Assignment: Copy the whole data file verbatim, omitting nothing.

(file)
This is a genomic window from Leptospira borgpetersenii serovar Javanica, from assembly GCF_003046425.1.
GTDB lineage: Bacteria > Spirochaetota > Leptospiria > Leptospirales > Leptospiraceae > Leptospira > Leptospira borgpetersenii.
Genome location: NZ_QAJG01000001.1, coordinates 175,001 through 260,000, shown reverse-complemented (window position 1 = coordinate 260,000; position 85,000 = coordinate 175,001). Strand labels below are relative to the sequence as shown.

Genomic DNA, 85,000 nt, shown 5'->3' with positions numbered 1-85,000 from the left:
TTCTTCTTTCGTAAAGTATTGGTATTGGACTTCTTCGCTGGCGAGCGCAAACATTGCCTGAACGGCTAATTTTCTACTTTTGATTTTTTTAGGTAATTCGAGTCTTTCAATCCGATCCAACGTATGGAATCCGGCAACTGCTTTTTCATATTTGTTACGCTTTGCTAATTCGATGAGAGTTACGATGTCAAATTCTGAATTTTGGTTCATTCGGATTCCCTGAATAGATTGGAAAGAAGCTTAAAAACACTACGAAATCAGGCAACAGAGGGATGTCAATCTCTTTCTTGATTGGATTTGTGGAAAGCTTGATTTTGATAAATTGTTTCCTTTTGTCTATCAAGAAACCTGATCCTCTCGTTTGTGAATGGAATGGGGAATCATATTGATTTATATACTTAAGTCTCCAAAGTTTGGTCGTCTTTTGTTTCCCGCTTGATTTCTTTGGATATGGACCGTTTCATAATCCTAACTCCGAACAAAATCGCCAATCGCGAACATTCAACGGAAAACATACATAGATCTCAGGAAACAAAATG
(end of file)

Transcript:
This is a genomic window from Leptospira borgpetersenii serovar Javanica, from assembly GCF_003046425.1.
GTDB lineage: Bacteria > Spirochaetota > Leptospiria > Leptospirales > Leptospiraceae > Leptospira > Leptospira borgpetersenii.
Genome location: NZ_QAJG01000001.1, coordinates 175,001 through 260,000, shown reverse-complemented (window position 1 = coordinate 260,000; position 85,000 = coordinate 175,001). Strand labels below are relative to the sequence as shown.

Genomic DNA, 85,000 nt, shown 5'->3' with positions numbered 1-85,000 from the left:
TTCTTCTTTCGTAAAGTATTGGTATTGGACTTCTTCGCTGGCGAGCGCAAACATTGCCTGAACGGCTAATTTTCTACTTTTGATTTTTTTAGGTAATTCGAGTCTTTCAATCCGATCCAACGTATGGAATCCGGCAACTGCTTTTTCATATTTGTTACGCTTTGCTAATTCGATGAGAGTTACGATGTCAAATTCTGAATTTTGGTTCATTCGGATTCCCTGAATAGATTGGAAAGAAGCTTAAAAACACTACGAAATCAGGCAACAGAGGGATGTCAATCTCTTTCTTGATTGGATTTGTGGAAAGCTTGATTTTGATAAATTGTTTCCTTTTGTCTATCAAGAAACCTGATCCTCTCGTTTGTGAATGGAATGGGGAATCATATTGATTTATATACTTAAGTCTCCAAAGTTTGGTCGTCTTTTGTTTCCCGCTTGATTTCTTTGGATATGGACCGTTTCATAATCCTAACTCCGAACAAAATCGCCAATCGCGAACATTCAACGGAAAACATACATAGATCTCAGGAAACAAAATG